Mon, 20 Oct 2008

The MAIN sub

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"Perl 5 to 6" Lesson 14 - The MAIN sub


  # file

  sub MAIN($path, :$force, :$recursive, :$home = '~/') {
      # do stuff here

  # command line
  $ ./ --force --home=/home/someoneelse file_to_process


Calling subs and running a typical Unix program from the command line is visually very similar: you can have positional, optional and named arguments.

You can benefit from it, because Perl 6 can process the command line for you, and turn it into a sub call. Your script is normally executed (at which time it can munge the command line arguments stored in @*ARGS), and then the sub MAIN is called, if it exists.

If the sub can't be called because the command line arguments don't match the formal parameters of the MAIN sub, an automatically generated usage message is printed.

Command line options map to subroutine arguments like this:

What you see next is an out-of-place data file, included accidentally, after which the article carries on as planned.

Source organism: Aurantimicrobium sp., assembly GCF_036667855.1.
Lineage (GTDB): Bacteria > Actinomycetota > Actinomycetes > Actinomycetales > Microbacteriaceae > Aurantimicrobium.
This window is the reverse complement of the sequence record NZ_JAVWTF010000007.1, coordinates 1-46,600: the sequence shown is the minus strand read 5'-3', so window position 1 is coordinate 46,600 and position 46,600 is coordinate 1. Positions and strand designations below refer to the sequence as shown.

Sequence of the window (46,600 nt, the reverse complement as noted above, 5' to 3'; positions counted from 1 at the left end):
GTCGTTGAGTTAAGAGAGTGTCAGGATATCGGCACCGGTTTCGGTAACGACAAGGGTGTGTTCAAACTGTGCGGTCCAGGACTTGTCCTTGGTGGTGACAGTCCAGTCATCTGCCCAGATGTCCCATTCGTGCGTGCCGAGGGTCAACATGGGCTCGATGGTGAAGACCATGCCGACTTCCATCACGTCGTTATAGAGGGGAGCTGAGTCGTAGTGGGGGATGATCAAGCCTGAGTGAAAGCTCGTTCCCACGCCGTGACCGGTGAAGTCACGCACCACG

-name                   :name
  -name=value             :name<value>

  # remember, <...> is like qw(...)
  --hackers=Larry,Damian  :hackers<Larry Damian>  

  --good_language         :good_language
  --good_lang=Perl        :good_lang<Perl>
  --bad_lang PHP          :bad_lang<PHP>

  +stuff                  :!stuff
  +stuff=healthy                                        :stuff<healthy> but False

The $x = $obj but False means that $x is a copy of $obj, but gives Bool::False in boolean context.

So for simple (and some not quite simple) cases you don't need an external command line processor, but you can just use sub MAIN for that.


The motivation behind this should be quite obvious: it makes simple things easier, similar things similar, and in many cases reduces command line processing to a single line of code: the signature of MAIN.

SEE ALSO contains the specification.

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